So okay, I just came back from a one-hour diversion to Twitter since writing the last sentence, and we’re supposed to land in about an hour and a half, and it’s getting kinda bumpy again (Lake Michigan maybe?) so I’m going to wrap this up.  I’d take a picture but my phone is too low on battery & this plane has no power outlets, so you’ll just have to take this entirely-appropriate substitute.  And if this dude behind me keeps kicking my seat he’ll soon get a free helping of verbal abuse.

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Last week was such a busy one!  On Wednesday I flew to Chicago, on Friday I had a reception at which I spoke and sold some of my books, and on Saturday I brunched (lightly!) with the people working on a brand new escort advertising site I’m very excited about (and will tell you more about as things develop) before flying home.  And in between Wednesday and Saturday, I visited with several gentlemen in private.  See, y’all, that’s how you can get me to visit:  set up a decent-sized event for me (or even a couple of smaller ones), give me the time to set up a few appointments, provide me with lodging & meals and I’ll fly out to your city, where you can also see me in private if you like.  Interested?  Let me know!  On Sunday I also marched with the SWOP contingent in Seattle’s Pride parade (somebody has to represent sex workers since the mainstream LGBT organizations won’t), and I’ll have some good pictures of that for you later.

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In folklore, fantasy literature and occult thought, it’s possible to conjure beings from spiritual realms or other planes of existence or whatever to appear before one by various means, usually some sort of spell.  In the case of truly powerful and malevolent entities, it might be as simple as saying the being’s name (hence the phrase “speak of the Devil”), but usually there are conditions that have to be met – a sacrifice or some such – in order for the invocation to work.  Well, I’m neither an angel nor a succubus, but in response to a number of requests over the past couple of weeks I’m going to provide you with a not-so-mystic formula which will enable you to summon me to your city.  Normally, the process would involve contacting me via email, offering me a booking or bookings totaling up to the round-trip travel time to wherever it is, and then paying a deposit on that time; for example, it’s a four-hour flight each way to Chicago, so I’d need eight hours of work to justify travel.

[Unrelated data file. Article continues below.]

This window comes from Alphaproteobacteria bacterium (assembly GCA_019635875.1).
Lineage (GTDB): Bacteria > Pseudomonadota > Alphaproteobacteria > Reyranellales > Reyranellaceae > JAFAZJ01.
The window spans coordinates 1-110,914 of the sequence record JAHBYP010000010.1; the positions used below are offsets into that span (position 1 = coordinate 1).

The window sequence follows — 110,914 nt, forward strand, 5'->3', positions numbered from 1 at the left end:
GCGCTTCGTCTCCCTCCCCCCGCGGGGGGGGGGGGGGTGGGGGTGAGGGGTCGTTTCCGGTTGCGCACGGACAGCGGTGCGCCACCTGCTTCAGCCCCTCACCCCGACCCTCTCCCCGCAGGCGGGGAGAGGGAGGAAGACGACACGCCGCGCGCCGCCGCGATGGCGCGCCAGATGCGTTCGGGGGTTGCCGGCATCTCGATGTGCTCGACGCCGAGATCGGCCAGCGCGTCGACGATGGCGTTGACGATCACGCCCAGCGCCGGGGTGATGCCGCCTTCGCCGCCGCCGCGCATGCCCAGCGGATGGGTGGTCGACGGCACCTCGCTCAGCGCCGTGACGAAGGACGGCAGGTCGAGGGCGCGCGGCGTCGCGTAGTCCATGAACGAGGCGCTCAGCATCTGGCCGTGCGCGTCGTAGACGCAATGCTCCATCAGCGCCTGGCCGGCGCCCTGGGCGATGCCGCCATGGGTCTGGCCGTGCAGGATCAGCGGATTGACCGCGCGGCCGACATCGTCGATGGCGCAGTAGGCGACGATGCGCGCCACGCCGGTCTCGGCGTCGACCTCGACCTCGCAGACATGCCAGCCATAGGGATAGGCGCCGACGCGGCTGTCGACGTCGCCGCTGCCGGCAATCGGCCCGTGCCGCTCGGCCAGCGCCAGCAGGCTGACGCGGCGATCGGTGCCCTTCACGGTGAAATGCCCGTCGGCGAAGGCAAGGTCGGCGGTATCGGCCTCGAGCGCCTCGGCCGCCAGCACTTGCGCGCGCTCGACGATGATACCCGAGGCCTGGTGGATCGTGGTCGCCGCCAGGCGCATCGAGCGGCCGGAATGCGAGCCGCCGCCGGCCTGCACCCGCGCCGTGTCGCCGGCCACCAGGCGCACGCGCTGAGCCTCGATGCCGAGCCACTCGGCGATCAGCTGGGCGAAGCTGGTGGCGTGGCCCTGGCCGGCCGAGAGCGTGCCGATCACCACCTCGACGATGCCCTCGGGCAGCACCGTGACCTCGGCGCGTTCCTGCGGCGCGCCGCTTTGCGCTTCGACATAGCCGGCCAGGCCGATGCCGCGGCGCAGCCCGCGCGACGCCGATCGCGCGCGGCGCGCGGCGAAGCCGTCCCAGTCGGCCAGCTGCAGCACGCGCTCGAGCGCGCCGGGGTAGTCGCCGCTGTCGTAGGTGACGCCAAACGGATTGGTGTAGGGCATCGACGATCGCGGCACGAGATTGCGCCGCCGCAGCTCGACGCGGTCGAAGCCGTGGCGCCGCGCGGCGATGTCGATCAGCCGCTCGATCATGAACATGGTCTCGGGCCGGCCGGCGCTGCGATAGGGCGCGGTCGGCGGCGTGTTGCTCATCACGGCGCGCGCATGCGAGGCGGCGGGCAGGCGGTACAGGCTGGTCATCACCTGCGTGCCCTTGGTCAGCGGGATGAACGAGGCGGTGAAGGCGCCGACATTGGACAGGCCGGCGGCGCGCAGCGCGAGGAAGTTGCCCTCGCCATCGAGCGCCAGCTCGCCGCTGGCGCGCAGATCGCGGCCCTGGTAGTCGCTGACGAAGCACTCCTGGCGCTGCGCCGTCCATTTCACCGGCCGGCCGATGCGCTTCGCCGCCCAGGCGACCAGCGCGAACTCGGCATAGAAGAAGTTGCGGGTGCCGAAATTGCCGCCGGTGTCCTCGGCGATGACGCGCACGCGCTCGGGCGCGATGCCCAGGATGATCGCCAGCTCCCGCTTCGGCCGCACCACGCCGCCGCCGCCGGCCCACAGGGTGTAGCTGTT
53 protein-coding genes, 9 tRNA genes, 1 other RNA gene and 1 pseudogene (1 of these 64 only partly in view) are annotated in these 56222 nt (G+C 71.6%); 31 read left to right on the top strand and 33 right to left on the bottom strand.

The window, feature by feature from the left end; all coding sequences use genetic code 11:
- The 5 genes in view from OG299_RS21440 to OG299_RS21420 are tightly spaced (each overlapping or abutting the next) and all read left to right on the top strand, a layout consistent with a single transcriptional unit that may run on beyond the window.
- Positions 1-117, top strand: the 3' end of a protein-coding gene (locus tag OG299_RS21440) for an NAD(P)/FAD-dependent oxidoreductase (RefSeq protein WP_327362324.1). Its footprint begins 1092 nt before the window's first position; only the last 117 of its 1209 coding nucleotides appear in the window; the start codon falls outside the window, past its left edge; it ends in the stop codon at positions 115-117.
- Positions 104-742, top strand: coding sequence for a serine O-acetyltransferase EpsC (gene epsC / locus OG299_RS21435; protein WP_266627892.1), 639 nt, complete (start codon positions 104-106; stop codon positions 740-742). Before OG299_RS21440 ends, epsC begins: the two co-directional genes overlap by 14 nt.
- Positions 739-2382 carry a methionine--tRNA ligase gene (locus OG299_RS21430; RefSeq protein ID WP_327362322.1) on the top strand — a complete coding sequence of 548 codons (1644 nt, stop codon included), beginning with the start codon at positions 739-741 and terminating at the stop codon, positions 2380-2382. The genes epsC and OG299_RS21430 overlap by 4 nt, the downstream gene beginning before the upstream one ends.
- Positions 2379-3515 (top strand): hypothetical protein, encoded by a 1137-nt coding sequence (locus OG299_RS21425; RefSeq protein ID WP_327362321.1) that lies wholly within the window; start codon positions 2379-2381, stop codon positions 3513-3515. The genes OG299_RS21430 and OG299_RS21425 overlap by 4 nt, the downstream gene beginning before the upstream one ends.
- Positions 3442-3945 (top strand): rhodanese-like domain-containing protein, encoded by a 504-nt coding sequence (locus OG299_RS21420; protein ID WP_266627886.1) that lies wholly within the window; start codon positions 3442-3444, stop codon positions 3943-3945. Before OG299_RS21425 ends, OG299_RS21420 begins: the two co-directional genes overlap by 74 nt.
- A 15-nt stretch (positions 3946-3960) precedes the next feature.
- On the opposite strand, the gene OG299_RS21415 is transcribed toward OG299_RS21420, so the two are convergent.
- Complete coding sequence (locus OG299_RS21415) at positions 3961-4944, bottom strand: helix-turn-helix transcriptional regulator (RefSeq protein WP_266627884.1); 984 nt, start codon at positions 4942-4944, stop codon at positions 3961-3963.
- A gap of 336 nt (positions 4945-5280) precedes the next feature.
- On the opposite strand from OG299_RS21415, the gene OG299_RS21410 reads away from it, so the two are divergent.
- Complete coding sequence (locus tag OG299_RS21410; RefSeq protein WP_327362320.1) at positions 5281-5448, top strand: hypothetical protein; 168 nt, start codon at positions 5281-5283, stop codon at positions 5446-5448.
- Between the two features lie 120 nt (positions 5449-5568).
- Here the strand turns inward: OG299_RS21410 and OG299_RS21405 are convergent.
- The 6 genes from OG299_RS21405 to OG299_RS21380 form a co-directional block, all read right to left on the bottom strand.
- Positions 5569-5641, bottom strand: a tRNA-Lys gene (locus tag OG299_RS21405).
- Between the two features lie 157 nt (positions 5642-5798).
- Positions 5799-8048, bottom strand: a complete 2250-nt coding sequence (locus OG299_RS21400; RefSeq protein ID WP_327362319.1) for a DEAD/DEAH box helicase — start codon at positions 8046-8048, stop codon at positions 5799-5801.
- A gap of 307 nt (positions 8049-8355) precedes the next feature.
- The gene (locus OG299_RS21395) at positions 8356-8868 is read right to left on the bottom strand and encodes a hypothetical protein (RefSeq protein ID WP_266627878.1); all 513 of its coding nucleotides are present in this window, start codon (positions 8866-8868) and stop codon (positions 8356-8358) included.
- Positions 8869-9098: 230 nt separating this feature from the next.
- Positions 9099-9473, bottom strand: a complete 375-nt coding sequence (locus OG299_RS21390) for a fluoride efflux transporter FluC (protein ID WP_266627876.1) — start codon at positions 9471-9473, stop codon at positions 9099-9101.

Now, I recognize that a booking that long might be outside of the budget of many of you, but while I’m hawking my new book, The Forms of Things Unknown, I have an alternative means of summoning me anywhere in the US (and maybe other countries later, but we’ll talk about that when it materializes).  All you need to do is this:  contact a local bookstore or bookstores to find out if they’d like me to do a reading, and how much advance notice they need.  Then figure out a venue for me to do some kind of talk – for a university, a women’s group, a sex worker rights or libertarian group, etc – and talk to whoever you need to get a general idea of how to set that up.  Then contact me so we can agree on some tentative dates, and set up the events firmly.  Finally, arrange for a place for me to stay while in your city…and poof, I’ll magically fly through the air on the appointed day and appear at the events you’ve set up, and you can book a normal-length appointment for me instead of having to shell out for a long one.  I know this may seem like a lot of work, but am I not worth it?  Some folks in Chicago evidently thought so, because I’m heading there Wednesday; I’ve also spoken to sponsors in Washington DC and Tampa, Florida.  What have you got to lose?  Make a few phone calls at no cost to yourself, exercise your planning skills and summon the Whore of Babylon without all that seal-breaking and goat-sacrificing rigmarole.  You’ll be glad you did.